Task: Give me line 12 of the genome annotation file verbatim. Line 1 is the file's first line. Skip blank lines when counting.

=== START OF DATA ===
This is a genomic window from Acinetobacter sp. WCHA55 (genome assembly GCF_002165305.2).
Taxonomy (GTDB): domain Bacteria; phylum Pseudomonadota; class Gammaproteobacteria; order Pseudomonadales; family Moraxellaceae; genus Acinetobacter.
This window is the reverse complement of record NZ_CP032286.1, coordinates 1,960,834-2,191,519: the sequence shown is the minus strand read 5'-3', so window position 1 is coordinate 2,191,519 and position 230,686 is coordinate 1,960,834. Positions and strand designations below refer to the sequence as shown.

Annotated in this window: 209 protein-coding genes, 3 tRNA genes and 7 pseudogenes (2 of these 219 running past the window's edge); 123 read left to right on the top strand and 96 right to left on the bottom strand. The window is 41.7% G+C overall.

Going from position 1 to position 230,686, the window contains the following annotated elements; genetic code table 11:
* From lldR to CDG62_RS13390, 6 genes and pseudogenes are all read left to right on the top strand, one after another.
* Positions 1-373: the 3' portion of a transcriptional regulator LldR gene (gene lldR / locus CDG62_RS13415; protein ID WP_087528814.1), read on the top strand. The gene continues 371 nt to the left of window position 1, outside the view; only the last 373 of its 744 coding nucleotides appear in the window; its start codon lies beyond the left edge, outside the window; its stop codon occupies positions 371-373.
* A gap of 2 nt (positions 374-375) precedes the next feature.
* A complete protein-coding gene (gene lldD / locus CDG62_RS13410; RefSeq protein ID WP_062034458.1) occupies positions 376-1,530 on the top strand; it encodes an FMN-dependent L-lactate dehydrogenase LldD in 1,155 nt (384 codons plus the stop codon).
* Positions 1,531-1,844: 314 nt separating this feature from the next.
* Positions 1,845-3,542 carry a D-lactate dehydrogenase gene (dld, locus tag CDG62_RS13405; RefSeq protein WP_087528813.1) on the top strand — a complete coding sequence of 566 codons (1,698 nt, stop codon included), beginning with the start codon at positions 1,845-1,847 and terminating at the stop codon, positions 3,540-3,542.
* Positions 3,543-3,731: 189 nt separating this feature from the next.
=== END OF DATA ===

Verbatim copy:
* Positions 3,543-3,731: 189 nt separating this feature from the next.